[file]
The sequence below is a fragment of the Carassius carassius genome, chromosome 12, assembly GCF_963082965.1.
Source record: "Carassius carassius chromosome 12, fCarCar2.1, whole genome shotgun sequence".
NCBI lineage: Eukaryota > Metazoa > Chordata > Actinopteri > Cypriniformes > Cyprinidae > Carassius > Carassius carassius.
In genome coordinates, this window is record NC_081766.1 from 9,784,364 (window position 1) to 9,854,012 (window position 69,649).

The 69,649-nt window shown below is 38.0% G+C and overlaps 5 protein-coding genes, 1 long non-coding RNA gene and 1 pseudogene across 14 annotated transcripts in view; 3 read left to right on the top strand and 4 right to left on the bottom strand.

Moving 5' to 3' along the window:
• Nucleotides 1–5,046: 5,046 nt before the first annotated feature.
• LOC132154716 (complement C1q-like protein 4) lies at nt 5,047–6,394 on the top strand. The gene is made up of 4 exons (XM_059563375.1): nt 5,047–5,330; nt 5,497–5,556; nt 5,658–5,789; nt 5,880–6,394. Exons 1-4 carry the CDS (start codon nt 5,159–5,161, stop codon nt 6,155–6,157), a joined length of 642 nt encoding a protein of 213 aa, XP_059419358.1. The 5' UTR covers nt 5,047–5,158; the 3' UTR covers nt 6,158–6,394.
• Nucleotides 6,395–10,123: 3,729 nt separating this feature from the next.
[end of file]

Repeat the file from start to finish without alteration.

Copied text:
The sequence below is a fragment of the Carassius carassius genome, chromosome 12, assembly GCF_963082965.1.
Source record: "Carassius carassius chromosome 12, fCarCar2.1, whole genome shotgun sequence".
NCBI lineage: Eukaryota > Metazoa > Chordata > Actinopteri > Cypriniformes > Cyprinidae > Carassius > Carassius carassius.
In genome coordinates, this window is record NC_081766.1 from 9,784,364 (window position 1) to 9,854,012 (window position 69,649).

The 69,649-nt window shown below is 38.0% G+C and overlaps 5 protein-coding genes, 1 long non-coding RNA gene and 1 pseudogene across 14 annotated transcripts in view; 3 read left to right on the top strand and 4 right to left on the bottom strand.

Moving 5' to 3' along the window:
• Nucleotides 1–5,046: 5,046 nt before the first annotated feature.
• LOC132154716 (complement C1q-like protein 4) lies at nt 5,047–6,394 on the top strand. The gene is made up of 4 exons (XM_059563375.1): nt 5,047–5,330; nt 5,497–5,556; nt 5,658–5,789; nt 5,880–6,394. Exons 1-4 carry the CDS (start codon nt 5,159–5,161, stop codon nt 6,155–6,157), a joined length of 642 nt encoding a protein of 213 aa, XP_059419358.1. The 5' UTR covers nt 5,047–5,158; the 3' UTR covers nt 6,158–6,394.
• Nucleotides 6,395–10,123: 3,729 nt separating this feature from the next.